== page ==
1 Answer 1

First of all, why use ANOVA? You can use lme from the nlme package and in addition to the hypothesis tests aov gives you, you also get interpretable estimates of the effect sizes and the directions of the effects. At any rate, two approaches come to mind:

  • Specify contrasts on the variables manually, as explained here.
  • Install the multcomp package and use glht.

glht is a little opinionated about models that are multivariate in their predictors. Long story short, though, if you were to create a diagonal matrix cm0 with the same dimensions and dimnames as the vcov of your model (let's assume it's an lme fit called model0), then summary(glht(model0,linfct=cm0)) should give the same estimates, SEs, and test statistics as summary(model0)$tTable (but incorrect p-values). Now, if you mess around with linear combinations of rows from cm0 and create new matrices with the same number of columns as cm0 but these linear combinations as rows, you'll eventually figure out the pattern to creating a matrix that will give you the intercept estimate for each cell (check it against predict(model0,level=0)). Now, another matrix with differences between various rows of this matrix will give you corresponding between-group differences. The same approach but with numeric values set to 1 instead of 0 can be used to get the slope estimates for each cell. Then the differences between these slope estimates can be used to get between-group slope differences.

Three things to keep in mind:

  • As I said the p-values are going to be wrong for models other than lm, (possibly, haven't tried) aov, and certain survival models. This is because glht assumes a z distribution instead of a t distribution by default (except for lm). To get correct p-values, take the test statistic glht calculates and manually do 2*pt(abs(STAT),df=DF,lower=F) to get the two-tailed p-value where STAT is the test statistic returned by glht and DF is the df from the corresponding type of default contrast in summary(model0)$tTable.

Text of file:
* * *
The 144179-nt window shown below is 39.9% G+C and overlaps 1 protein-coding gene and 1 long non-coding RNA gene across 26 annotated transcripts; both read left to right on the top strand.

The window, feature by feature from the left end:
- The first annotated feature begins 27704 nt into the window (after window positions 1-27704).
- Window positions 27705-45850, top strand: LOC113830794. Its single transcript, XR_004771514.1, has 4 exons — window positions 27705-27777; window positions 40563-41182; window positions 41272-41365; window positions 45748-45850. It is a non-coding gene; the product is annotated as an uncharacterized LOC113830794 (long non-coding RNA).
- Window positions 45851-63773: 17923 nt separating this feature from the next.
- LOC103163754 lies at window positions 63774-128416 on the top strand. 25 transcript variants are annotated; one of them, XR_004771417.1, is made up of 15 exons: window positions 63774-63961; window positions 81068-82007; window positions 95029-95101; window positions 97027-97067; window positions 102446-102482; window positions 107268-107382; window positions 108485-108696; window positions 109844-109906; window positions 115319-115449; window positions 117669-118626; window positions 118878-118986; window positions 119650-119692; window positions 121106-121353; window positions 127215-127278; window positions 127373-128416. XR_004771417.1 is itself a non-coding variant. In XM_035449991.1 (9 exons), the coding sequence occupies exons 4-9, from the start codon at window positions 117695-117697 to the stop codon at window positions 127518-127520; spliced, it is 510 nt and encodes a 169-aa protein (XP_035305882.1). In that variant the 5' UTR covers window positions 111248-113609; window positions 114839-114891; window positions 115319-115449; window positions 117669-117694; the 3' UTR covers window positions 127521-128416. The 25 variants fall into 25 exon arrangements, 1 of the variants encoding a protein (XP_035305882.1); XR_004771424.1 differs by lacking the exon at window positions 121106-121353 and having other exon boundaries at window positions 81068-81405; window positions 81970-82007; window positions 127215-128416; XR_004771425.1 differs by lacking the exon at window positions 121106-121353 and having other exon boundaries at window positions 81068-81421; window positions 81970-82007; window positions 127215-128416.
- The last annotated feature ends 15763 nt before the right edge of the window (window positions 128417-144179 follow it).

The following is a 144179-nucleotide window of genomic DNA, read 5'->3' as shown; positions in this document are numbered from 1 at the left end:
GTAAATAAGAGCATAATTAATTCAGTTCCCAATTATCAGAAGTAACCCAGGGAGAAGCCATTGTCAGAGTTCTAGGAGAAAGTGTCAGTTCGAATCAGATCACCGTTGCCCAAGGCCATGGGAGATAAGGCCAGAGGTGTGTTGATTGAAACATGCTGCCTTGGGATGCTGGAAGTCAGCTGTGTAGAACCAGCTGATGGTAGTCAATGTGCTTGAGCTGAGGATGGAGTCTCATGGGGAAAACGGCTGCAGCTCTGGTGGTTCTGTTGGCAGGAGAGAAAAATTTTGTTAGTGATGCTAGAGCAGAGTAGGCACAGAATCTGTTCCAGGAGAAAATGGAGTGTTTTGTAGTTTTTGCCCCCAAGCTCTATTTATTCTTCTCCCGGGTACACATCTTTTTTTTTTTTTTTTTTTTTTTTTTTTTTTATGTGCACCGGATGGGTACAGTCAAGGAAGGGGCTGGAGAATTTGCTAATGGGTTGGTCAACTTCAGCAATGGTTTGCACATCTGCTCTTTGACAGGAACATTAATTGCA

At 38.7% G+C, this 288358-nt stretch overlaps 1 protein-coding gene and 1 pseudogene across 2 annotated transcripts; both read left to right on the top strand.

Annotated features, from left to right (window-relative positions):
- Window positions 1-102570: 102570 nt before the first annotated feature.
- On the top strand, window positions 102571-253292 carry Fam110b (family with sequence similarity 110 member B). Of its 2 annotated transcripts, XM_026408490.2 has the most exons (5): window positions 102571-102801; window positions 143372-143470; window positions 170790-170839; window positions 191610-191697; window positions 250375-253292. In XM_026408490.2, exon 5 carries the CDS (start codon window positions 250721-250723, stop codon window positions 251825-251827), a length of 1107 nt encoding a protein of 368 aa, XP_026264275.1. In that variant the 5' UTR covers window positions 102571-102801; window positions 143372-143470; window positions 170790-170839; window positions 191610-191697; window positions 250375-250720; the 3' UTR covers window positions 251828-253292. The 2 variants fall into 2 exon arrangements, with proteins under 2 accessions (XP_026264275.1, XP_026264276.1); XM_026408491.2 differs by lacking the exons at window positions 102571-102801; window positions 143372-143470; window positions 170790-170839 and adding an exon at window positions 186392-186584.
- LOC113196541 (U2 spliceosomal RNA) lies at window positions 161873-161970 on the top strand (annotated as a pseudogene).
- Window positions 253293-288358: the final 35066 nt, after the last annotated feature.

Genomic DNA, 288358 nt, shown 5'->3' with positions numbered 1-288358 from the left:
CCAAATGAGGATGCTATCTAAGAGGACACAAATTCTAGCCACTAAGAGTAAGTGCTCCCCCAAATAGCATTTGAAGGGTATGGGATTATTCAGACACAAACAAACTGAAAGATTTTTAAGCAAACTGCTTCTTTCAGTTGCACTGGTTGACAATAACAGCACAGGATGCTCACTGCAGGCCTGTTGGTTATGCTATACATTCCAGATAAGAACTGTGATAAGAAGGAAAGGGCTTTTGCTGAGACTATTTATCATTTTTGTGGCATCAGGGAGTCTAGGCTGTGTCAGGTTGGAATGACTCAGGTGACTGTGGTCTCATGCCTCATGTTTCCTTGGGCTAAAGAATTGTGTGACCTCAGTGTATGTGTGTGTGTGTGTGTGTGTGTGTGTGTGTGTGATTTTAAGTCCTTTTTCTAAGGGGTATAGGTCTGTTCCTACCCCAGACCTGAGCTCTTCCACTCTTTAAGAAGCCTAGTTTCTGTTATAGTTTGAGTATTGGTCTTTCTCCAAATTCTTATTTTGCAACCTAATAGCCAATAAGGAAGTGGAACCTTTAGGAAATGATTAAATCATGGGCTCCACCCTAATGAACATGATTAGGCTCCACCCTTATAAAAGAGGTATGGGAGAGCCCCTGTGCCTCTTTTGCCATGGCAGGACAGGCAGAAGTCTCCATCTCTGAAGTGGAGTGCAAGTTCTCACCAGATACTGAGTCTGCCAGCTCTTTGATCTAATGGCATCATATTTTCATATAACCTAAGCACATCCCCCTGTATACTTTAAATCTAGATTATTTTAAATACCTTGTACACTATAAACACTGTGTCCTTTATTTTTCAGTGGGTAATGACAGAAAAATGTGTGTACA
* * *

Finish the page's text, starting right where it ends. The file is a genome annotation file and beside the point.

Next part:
• Your contrasts probably no longer test independent hypotheses, and multiple testing correction is necessary, if it wasn't already. Run the p-values through p.adjust.
  • This is my own distillation of a lot of handwaving from professors and colleagues, and a lot of reading of Crossvalidated and Stackoverflow on related topics. I could be wrong in multiple ways, and if I am, hopefully someone more knowlegeable will correct us both.
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1  
Also, I'm sorry about not giving more detailed, step-by-step code. One of my ongoing projects is to create a self-documenting Shiny app that does all this for the masses, so if I'm going to spend a lot of time writing/thinking about contrasts and mixed effects, I should be doing it on that because it will ultimately help more people. –  f1r3br4nd Jul 25 '13 at 20:23